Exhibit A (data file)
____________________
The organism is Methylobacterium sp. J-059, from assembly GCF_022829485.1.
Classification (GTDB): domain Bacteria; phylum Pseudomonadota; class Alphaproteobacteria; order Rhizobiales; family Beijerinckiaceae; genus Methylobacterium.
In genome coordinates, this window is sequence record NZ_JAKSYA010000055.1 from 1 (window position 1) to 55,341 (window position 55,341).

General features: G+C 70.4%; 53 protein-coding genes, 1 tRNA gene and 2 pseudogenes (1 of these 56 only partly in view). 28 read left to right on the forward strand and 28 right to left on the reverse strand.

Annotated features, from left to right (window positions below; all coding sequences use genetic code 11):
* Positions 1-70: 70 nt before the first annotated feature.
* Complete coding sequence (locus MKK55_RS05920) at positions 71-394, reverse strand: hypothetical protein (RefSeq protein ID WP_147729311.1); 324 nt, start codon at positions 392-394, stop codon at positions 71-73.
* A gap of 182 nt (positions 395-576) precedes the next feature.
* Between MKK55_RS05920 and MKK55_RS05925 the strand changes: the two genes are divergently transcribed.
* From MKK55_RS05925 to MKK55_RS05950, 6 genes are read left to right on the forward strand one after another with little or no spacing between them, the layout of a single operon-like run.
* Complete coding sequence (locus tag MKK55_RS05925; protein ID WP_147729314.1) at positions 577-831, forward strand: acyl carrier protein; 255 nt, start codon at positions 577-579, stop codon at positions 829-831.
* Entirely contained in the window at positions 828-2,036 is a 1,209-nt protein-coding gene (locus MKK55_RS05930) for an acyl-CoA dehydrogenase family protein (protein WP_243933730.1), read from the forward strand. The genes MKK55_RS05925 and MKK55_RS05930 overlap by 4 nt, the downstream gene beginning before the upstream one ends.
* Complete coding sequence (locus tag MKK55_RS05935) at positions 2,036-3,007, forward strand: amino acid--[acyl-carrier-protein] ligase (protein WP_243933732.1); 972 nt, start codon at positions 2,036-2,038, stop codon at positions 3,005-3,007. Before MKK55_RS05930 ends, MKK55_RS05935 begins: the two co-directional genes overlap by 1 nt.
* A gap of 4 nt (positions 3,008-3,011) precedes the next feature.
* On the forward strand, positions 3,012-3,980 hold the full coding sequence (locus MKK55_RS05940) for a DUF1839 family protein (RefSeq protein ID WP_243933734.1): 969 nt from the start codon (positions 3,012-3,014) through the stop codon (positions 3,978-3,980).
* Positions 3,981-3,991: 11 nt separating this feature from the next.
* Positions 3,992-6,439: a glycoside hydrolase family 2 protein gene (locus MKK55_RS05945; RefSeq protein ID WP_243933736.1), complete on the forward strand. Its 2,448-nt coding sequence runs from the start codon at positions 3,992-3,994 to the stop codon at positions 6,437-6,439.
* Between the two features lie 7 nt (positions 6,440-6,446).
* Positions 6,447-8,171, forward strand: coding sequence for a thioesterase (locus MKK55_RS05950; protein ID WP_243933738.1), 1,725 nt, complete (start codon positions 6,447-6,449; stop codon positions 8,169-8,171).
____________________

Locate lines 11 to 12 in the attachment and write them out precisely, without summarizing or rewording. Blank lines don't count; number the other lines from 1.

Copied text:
* Complete coding sequence (locus tag MKK55_RS05925; protein ID WP_147729314.1) at positions 577-831, forward strand: acyl carrier protein; 255 nt, start codon at positions 577-579, stop codon at positions 829-831.
* Entirely contained in the window at positions 828-2,036 is a 1,209-nt protein-coding gene (locus MKK55_RS05930) for an acyl-CoA dehydrogenase family protein (protein WP_243933730.1), read from the forward strand. The genes MKK55_RS05925 and MKK55_RS05930 overlap by 4 nt, the downstream gene beginning before the upstream one ends.